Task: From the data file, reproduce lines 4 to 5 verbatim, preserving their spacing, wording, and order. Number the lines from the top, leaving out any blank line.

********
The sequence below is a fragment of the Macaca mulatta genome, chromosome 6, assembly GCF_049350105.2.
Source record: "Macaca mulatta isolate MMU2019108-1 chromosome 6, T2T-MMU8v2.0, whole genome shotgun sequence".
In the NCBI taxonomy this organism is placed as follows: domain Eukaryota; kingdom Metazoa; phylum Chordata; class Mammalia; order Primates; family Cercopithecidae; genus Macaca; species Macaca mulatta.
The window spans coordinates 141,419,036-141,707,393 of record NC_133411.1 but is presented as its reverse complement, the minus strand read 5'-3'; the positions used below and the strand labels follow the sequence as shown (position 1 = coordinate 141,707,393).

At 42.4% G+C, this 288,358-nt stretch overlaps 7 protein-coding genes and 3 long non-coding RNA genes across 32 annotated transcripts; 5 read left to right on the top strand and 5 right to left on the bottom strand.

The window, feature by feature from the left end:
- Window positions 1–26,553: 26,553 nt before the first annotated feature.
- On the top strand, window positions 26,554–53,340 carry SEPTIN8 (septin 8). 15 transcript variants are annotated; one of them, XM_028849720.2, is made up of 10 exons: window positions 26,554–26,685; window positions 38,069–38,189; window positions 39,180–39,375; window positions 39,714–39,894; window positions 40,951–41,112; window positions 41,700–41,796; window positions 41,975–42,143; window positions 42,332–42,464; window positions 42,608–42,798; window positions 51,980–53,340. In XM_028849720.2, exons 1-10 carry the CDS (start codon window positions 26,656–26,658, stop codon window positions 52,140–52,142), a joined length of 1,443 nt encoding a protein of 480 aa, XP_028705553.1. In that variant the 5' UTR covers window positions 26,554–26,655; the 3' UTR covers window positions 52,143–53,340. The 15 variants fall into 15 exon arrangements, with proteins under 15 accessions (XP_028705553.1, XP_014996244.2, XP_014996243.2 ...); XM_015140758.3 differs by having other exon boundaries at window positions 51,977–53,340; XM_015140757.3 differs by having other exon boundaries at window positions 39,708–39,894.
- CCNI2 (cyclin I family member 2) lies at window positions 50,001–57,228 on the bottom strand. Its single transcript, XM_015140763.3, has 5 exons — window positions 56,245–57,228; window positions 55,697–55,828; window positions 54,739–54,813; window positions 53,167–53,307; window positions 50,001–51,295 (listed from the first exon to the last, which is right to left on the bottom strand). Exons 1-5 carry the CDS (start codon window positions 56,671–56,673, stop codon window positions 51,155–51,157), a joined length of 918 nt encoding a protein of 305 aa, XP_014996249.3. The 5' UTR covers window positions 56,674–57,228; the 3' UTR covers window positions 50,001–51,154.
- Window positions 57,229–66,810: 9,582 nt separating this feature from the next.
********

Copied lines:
The window spans coordinates 141,419,036-141,707,393 of record NC_133411.1 but is presented as its reverse complement, the minus strand read 5'-3'; the positions used below and the strand labels follow the sequence as shown (position 1 = coordinate 141,707,393).

At 42.4% G+C, this 288,358-nt stretch overlaps 7 protein-coding genes and 3 long non-coding RNA genes across 32 annotated transcripts; 5 read left to right on the top strand and 5 right to left on the bottom strand.